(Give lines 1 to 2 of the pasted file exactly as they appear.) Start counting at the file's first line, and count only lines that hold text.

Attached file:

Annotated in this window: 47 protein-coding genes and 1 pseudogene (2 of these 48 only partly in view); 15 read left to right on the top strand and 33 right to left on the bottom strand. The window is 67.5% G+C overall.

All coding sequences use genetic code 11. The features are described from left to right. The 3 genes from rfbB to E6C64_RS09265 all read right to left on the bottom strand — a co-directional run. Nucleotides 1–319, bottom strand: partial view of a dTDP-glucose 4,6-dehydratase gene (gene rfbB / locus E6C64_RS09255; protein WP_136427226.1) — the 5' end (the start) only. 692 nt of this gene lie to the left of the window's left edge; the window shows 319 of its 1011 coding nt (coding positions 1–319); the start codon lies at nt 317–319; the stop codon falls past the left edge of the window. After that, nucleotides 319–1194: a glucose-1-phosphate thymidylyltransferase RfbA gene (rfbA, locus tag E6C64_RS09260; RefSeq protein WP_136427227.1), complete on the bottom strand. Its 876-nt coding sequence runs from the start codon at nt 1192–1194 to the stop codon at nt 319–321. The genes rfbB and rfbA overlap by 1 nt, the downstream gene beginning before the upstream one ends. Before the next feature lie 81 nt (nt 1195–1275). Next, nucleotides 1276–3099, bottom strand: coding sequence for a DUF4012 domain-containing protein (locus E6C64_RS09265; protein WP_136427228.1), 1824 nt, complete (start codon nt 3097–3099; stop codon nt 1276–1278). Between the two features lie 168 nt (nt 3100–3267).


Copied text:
Annotated in this window: 47 protein-coding genes and 1 pseudogene (2 of these 48 only partly in view); 15 read left to right on the top strand and 33 right to left on the bottom strand. The window is 67.5% G+C overall.

All coding sequences use genetic code 11. The features are described from left to right. The 3 genes from rfbB to E6C64_RS09265 all read right to left on the bottom strand — a co-directional run. Nucleotides 1–319, bottom strand: partial view of a dTDP-glucose 4,6-dehydratase gene (gene rfbB / locus E6C64_RS09255; protein WP_136427226.1) — the 5' end (the start) only. 692 nt of this gene lie to the left of the window's left edge; the window shows 319 of its 1011 coding nt (coding positions 1–319); the start codon lies at nt 317–319; the stop codon falls past the left edge of the window. After that, nucleotides 319–1194: a glucose-1-phosphate thymidylyltransferase RfbA gene (rfbA, locus tag E6C64_RS09260; RefSeq protein WP_136427227.1), complete on the bottom strand. Its 876-nt coding sequence runs from the start codon at nt 1192–1194 to the stop codon at nt 319–321. The genes rfbB and rfbA overlap by 1 nt, the downstream gene beginning before the upstream one ends. Before the next feature lie 81 nt (nt 1195–1275). Next, nucleotides 1276–3099, bottom strand: coding sequence for a DUF4012 domain-containing protein (locus E6C64_RS09265; protein WP_136427228.1), 1824 nt, complete (start codon nt 3097–3099; stop codon nt 1276–1278). Between the two features lie 168 nt (nt 3100–3267).